GIRL KILLED THROUGH CRICKET. Mildred Emily Christie, the fifteen-year-old daughter of the Rev. J. F. Christie, rector of Stow, Lincolnshire, has died from the effects of a blow from a cricket ball. She was at school in Yorkshire, and last June was playing cricket with some companions, when the ball struck her on the chest. A few days later Miss Christie became ill, and was sent home, where she died. An autopsy showed that death was due to a tumour—the effect of the blow from the cricket ball.
FOR THREEPENNYWORTH OF MILE. I Benjamin Moss, a retired master tailor, living in his own house at Amherst-road, Hackney, was sentenced at North London to 21 days' imprison- ment for the theft of threepence worth of milk. A milkman said he left his barrow outside Moss's house, and on returning noticed Moss drawing a pint and a-half of milk from the churn. When spoken to, Moss replied that he intended to pay for it, but the man said he had missed milk on other occasions when the barrow was left un- attended in front of Moss' house.
The widow and brother-in-law of Pierre Lequen, whose dead body was found in a corn- field at St. Saviour's by some visitors on July 19, have been arrested. A broken watch-chain found near the body belonged to Conan, the brother-in-law, some remarks by whom after he had been taken into custody caused the arrest of the widow also. The Princess of Wales, accompanied by Prince Edward, Prince Albert, and Prin- cess Mary, had a long trip on the upper reaches of the Thames. The royal party were driven in a motor-car from Frogmore House to Reading, where the Prince of Wales's electric, launch May was in wait- ing to convey the Princess and her children to Maidenhead. I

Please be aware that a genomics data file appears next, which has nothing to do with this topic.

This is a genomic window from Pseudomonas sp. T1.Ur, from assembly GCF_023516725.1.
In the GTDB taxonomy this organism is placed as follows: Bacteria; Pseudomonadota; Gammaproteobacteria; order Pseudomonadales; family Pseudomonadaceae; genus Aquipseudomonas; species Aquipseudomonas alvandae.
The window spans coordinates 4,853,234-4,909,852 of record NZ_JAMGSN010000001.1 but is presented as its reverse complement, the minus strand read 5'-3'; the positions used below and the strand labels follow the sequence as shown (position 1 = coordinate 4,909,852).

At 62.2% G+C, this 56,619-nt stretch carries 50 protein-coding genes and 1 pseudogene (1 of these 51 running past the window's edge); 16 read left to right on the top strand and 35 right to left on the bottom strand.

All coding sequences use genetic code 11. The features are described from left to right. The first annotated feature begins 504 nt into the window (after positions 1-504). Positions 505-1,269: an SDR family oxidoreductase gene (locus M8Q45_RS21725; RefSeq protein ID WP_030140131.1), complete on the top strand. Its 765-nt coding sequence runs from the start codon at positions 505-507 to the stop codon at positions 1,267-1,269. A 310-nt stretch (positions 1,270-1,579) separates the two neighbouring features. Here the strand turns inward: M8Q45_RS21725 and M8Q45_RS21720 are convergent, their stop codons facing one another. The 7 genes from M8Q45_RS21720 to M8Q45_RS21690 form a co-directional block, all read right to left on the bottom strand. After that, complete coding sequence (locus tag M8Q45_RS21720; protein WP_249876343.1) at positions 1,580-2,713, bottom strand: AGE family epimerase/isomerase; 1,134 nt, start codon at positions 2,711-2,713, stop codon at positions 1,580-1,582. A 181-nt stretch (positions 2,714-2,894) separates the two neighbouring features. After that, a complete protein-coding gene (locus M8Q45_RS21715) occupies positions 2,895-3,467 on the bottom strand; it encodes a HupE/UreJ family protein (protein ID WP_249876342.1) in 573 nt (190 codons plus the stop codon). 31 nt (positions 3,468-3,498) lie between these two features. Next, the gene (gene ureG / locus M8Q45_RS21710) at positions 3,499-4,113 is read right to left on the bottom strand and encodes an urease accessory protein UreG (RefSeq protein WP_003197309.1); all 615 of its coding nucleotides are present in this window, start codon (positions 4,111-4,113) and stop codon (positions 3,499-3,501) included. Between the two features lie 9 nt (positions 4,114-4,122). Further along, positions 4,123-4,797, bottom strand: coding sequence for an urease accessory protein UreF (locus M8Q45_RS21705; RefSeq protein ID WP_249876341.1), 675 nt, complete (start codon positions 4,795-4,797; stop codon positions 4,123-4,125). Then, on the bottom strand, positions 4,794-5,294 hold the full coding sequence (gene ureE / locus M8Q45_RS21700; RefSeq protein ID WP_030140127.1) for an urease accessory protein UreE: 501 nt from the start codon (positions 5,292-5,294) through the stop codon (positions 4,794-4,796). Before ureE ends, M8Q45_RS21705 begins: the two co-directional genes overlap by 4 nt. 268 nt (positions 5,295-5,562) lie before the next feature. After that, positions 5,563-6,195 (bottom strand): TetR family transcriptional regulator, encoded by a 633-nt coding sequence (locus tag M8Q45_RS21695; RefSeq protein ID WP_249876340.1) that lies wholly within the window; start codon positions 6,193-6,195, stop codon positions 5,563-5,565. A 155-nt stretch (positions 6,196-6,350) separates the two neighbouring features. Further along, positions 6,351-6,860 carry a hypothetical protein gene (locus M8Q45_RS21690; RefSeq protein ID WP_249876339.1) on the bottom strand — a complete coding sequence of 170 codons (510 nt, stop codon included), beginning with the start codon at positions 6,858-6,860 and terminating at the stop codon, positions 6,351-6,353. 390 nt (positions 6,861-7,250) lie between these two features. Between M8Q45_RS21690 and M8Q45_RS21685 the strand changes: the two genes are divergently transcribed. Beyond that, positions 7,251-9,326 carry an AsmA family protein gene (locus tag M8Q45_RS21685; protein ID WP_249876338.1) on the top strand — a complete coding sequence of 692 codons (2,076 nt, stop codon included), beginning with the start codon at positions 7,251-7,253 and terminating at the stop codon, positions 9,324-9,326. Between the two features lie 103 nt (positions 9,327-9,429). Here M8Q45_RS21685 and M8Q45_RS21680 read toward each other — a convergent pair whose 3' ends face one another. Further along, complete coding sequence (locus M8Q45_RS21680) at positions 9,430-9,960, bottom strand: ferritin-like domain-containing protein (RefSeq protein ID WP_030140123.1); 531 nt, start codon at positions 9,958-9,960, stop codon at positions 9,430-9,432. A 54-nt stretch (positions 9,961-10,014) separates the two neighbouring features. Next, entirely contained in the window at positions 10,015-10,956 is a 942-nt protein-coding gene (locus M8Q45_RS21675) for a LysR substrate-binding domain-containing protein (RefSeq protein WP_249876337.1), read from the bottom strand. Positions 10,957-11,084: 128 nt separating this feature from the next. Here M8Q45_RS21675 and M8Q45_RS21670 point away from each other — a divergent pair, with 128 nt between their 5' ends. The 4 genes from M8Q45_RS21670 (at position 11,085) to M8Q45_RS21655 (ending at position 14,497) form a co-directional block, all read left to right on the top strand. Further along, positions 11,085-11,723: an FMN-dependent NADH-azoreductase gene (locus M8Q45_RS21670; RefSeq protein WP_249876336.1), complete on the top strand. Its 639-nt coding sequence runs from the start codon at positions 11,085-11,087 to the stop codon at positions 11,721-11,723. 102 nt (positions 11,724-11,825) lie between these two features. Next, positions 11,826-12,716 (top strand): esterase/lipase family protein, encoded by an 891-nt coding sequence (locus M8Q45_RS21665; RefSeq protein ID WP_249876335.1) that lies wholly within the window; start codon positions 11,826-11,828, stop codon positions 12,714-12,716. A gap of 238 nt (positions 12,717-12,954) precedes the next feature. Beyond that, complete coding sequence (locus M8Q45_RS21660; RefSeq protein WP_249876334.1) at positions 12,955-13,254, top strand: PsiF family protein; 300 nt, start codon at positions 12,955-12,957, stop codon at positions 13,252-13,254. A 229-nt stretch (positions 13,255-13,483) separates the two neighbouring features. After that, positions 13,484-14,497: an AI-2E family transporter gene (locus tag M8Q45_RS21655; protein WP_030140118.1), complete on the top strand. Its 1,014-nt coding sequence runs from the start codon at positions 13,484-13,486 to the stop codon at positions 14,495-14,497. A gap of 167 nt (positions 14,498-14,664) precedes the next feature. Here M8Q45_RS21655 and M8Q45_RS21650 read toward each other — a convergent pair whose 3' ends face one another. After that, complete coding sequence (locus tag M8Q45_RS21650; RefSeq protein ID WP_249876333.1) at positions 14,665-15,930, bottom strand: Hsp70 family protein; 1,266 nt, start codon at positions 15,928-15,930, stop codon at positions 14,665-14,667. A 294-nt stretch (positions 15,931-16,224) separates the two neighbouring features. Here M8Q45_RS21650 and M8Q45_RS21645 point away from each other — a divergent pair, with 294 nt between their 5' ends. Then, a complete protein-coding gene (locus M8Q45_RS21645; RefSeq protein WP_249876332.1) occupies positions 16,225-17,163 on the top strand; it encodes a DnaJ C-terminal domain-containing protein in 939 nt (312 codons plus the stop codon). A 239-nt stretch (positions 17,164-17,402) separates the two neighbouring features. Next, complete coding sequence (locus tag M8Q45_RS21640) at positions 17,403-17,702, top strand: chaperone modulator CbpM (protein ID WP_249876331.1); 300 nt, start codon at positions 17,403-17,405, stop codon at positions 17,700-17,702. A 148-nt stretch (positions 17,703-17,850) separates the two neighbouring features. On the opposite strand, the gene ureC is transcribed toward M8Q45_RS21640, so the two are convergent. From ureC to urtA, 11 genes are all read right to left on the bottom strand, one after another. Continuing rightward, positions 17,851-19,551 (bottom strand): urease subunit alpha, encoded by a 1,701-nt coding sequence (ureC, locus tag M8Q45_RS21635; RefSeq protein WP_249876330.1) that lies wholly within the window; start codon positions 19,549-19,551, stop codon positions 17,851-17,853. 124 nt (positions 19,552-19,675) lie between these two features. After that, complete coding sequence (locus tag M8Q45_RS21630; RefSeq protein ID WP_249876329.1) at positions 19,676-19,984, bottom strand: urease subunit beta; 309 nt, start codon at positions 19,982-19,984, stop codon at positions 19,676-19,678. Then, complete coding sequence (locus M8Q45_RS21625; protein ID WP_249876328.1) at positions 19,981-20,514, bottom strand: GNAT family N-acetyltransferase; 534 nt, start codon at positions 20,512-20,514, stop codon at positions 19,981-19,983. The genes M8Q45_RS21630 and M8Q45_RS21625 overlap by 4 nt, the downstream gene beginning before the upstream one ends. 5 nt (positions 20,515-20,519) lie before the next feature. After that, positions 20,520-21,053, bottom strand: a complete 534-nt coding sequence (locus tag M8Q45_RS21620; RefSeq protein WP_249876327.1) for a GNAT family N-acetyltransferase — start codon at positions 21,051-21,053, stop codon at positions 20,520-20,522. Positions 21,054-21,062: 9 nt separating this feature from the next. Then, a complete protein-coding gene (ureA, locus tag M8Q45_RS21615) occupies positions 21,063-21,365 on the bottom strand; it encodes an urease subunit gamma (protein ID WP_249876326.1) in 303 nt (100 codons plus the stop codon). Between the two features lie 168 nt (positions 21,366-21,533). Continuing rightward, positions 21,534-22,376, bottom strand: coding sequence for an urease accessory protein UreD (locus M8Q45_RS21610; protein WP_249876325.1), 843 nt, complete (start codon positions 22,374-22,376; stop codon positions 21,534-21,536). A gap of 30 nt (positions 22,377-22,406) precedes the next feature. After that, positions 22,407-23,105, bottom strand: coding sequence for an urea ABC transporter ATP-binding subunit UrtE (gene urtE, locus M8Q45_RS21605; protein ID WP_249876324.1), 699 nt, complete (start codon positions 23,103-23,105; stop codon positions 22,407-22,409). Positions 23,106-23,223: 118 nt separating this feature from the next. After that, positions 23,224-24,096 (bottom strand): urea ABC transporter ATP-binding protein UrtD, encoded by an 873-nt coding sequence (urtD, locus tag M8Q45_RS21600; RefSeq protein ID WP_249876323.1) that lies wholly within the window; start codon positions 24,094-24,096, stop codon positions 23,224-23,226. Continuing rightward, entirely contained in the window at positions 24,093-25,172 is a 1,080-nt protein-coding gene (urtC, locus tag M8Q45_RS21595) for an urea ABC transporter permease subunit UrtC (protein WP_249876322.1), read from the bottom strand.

I HUMOUR OF TI-IE WEEK. MAKING ANTIQUE CHAIRS In a dispute at Westminster about tome an- tiques including a Charles II. chaii, Judge Woodfall asked an expert how he gained his knowledge about Charles II. chairs, t id re- ceived the astonishing reply. By seeil.; them sold and making them." Judge Woodfall: You have made a Ch: ries II. chair?-Yes, many years ago. (Laughter.) Mr. Nonweiller: Was it sold as a Charles II. chair?—A Charles II. period chair. Is this a period" chair?—It was made about 150 years ago. Is it an antique?—Partly—part new. You are a repairer?—Manufacturer and re- storer. But 150 years ago would be the time of one of the Georges. Is this a Charles II. chair?— It is about 150 years old. Could it be repaired for 15s. ?—Yes. Then you agree with me?—There are two ways of repairing it-the right and the wrong. The 15s. way would be the wrong way. LOW, COMMON GIRLS. A lady who was sued for school fees in lieu of notice asked by Judge Bacon at Bloomsbury why she resisted payment replied that she complained about the common girls there were in her school. Judge Bacon: Did you stipulate with the schoolmistress that all her pupils should be well bred? (Laughter.) Well, I sent her there for a finishing school. In reply to the judge, the girl said there were a lot of very low, common girls at the school whom she would not dream of speak- ing to in the street. (Laughter.) The Judge: What is your mother?—A Court dressmaker. (Laughter.) The girls were very common; one even came from Mile-end. (Re- newed laughter.) My drawing-master did not take much trouble with me-in fact, less than any other master she had known. His Honour: The sooner you are sent to a school where you will be taught firmly, and not fooled by your mother, the better it will be for you. ON HIS FUNNYMOON. Sued for breach of promise, a young man at Birmingham conducted his own case. I want to know," he asked his lordship, if I promised to marry that girl at any time?" (Laughter.) The Judge: That is for the jury to answer. Defendant: She wrote me, sir, when she woke up one morning she had a surprise. It's for her to say what that surprise is. (Laughter.) She has told my people I'm a drunken man. Plaintiff: You were drunk when you sent the telegram. Defendant: Well, my lord, drunk once doesn't make a man a drunken man. (Laughter.) Asked as to a letter in which he said, Fred Matthews was married on Sunday at St. Paul's Church, and he is on his funnymoon, so it is about time we did the trick," defendant re- plied, "Well, I was only a young man at the time I wrote that." (Laughter.) I CLEAN SHIRTS FOR HIM. A man named John Owen arrested by Con- stable Parish as a suspected person trying doors in Oxford-street, was charged at Marl- borough-street Court. He said to the officer, I mean to have two or three pounds to-night somehow or othrr. I didn't know you were so close to me. I am an old hand, as I suppose you know. I suppose this will mean thirteen clean shirts for me." (Laughter.) That meant, it was explained, three months' hard labour. Mr. Denman: Where does the extra shirt come in?-The Constable: I don't know, your worship. FORGIVEN EVERYTHING. During the hearing of an action in the High court brought by Baroness von Perglass for false imprisonment against a Miss Tanner, Mr. Avory said that Miss Janotha denied having said that the Baroness was a thief. The Baroness: She is my best friend. (Laugh- ter.) Mr. Dennis: The Baroness bears no ill-will towards Miss Janotha, and she authorises me to say so. The Baroness: I forgive her everything. (Laughter.) His Lordship (to Mr. Avory): You may tell your client she is forgiven. (Laughter.) The Baroness: Yes, I forgive her everything. (Laughter.) Mr. Avory: I hope I am forgiven also. (Laughter.) The Baroness: Yes, you are, because you are her friend. (Much laughter.) WHO WAS PAT COLLINS? While the Townshend inquiry was in progress the judge held up a telegram which had been handed to him. He said it was addressed to Pat Collins, care of Justice Bucknill." "Is there anybody here whose name is Pat Collins?" he asked. Save for a roar of laughter there was no re- sponse, whereupon his lordship remarked. "I had better give it to the official solicitor." Ulti- mately it was sent back to the Post Office. HER MOTHER-IN-LAW. A female applicant at a London police-court said her husband's mother, who lived with her, could not be got rid of. She did not wish to do her any harm—(laughter)—but some means would have to be adopted to get her out of the place. Mr. Horace Smith: You are not obliged to keep her. Get her the wrong side of the door and lock her out. The applicant (dolefully): She won't go out. She annoys us night after night. VIN ORDINAIRE. In a case in the City of London Court Judge Rentoul, K.C., asked What is "ordinaire," as applied to wine?-Witness: That is a local term which has existed for two centuries in France. Does it mean wine made out of the refuse? ,Yes; that is what it means. It means that all the refuse of wine is put together and mixed up. Your honour is quite au courant. (Laugh- ter.) Counsel: At the West-end hotels it has a special label put on it. (Renewed laughter.) Iter.) A WOMAN IN THE CASE. A mother-in-law had stayed so often with her daughter as to cause a quarrel with the hus- band, and one day, when she again came to stay, she found her daughter in tears on the door-step. "I suppose George has left you/' she sniffed. "Yes "-sob. "Then there's a woman in the case?" she asked, her eyes lighting up expectantly. Yes "-sob. Who is it?" she demanded. "You It-sob. Gracious!" exclaimed the mother-in-law. "I am sure I never gave him any encourage- ment." SURE HE WAS HIT. A rural market gardener who claimed damages at Birmingham Assizes for being shot, said he knew what an air-gun was, but "he didn't use .'em." What do you use? A legitimate gun. (Laughter.) Lord Coleridge: You didn't mean to suggest that an air-gun is an illegitimate weapon? Plaintiff was handed a plan to point where he was when the accident happened. Up here he replied, indicating the spot near the edge of the parchment. The Judge: Off the map?—Yes. (Roars of laughter.) Counsel: You are sure you were hit ?-Plain.. tiff: Sure, when I've got a wound.